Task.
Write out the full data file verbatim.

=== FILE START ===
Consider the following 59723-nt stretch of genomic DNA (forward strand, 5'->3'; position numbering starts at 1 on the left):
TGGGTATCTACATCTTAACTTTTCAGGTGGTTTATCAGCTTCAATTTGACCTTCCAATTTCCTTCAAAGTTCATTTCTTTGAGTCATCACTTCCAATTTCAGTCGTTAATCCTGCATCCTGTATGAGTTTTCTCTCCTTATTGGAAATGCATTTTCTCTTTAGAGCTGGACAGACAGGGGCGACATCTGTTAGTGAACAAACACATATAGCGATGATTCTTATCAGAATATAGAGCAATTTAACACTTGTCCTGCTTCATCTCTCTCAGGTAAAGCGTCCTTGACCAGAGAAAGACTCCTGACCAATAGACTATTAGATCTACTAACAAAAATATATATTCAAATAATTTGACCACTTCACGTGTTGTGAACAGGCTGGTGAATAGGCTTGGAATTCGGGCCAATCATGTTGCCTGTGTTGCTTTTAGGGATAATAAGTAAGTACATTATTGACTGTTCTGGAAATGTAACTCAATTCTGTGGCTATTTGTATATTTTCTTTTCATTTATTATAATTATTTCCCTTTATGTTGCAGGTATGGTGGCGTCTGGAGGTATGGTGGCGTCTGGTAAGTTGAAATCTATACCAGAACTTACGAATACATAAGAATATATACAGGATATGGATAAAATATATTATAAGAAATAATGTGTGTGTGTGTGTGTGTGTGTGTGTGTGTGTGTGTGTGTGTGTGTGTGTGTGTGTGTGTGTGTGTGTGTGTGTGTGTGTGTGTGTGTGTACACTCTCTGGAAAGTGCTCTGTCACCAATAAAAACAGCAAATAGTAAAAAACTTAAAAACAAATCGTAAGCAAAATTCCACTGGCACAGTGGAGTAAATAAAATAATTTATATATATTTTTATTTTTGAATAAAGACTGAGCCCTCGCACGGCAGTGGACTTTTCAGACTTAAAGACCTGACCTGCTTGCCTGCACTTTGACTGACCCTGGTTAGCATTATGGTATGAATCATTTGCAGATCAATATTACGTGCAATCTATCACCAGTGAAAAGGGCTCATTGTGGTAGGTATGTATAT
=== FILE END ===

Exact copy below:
Consider the following 59723-nt stretch of genomic DNA (forward strand, 5'->3'; position numbering starts at 1 on the left):
TGGGTATCTACATCTTAACTTTTCAGGTGGTTTATCAGCTTCAATTTGACCTTCCAATTTCCTTCAAAGTTCATTTCTTTGAGTCATCACTTCCAATTTCAGTCGTTAATCCTGCATCCTGTATGAGTTTTCTCTCCTTATTGGAAATGCATTTTCTCTTTAGAGCTGGACAGACAGGGGCGACATCTGTTAGTGAACAAACACATATAGCGATGATTCTTATCAGAATATAGAGCAATTTAACACTTGTCCTGCTTCATCTCTCTCAGGTAAAGCGTCCTTGACCAGAGAAAGACTCCTGACCAATAGACTATTAGATCTACTAACAAAAATATATATTCAAATAATTTGACCACTTCACGTGTTGTGAACAGGCTGGTGAATAGGCTTGGAATTCGGGCCAATCATGTTGCCTGTGTTGCTTTTAGGGATAATAAGTAAGTACATTATTGACTGTTCTGGAAATGTAACTCAATTCTGTGGCTATTTGTATATTTTCTTTTCATTTATTATAATTATTTCCCTTTATGTTGCAGGTATGGTGGCGTCTGGAGGTATGGTGGCGTCTGGTAAGTTGAAATCTATACCAGAACTTACGAATACATAAGAATATATACAGGATATGGATAAAATATATTATAAGAAATAATGTGTGTGTGTGTGTGTGTGTGTGTGTGTGTGTGTGTGTGTGTGTGTGTGTGTGTGTGTGTGTGTGTGTGTGTGTGTGTGTGTGTGTGTGTACACTCTCTGGAAAGTGCTCTGTCACCAATAAAAACAGCAAATAGTAAAAAACTTAAAAACAAATCGTAAGCAAAATTCCACTGGCACAGTGGAGTAAATAAAATAATTTATATATATTTTTATTTTTGAATAAAGACTGAGCCCTCGCACGGCAGTGGACTTTTCAGACTTAAAGACCTGACCTGCTTGCCTGCACTTTGACTGACCCTGGTTAGCATTATGGTATGAATCATTTGCAGATCAATATTACGTGCAATCTATCACCAGTGAAAAGGGCTCATTGTGGTAGGTATGTATAT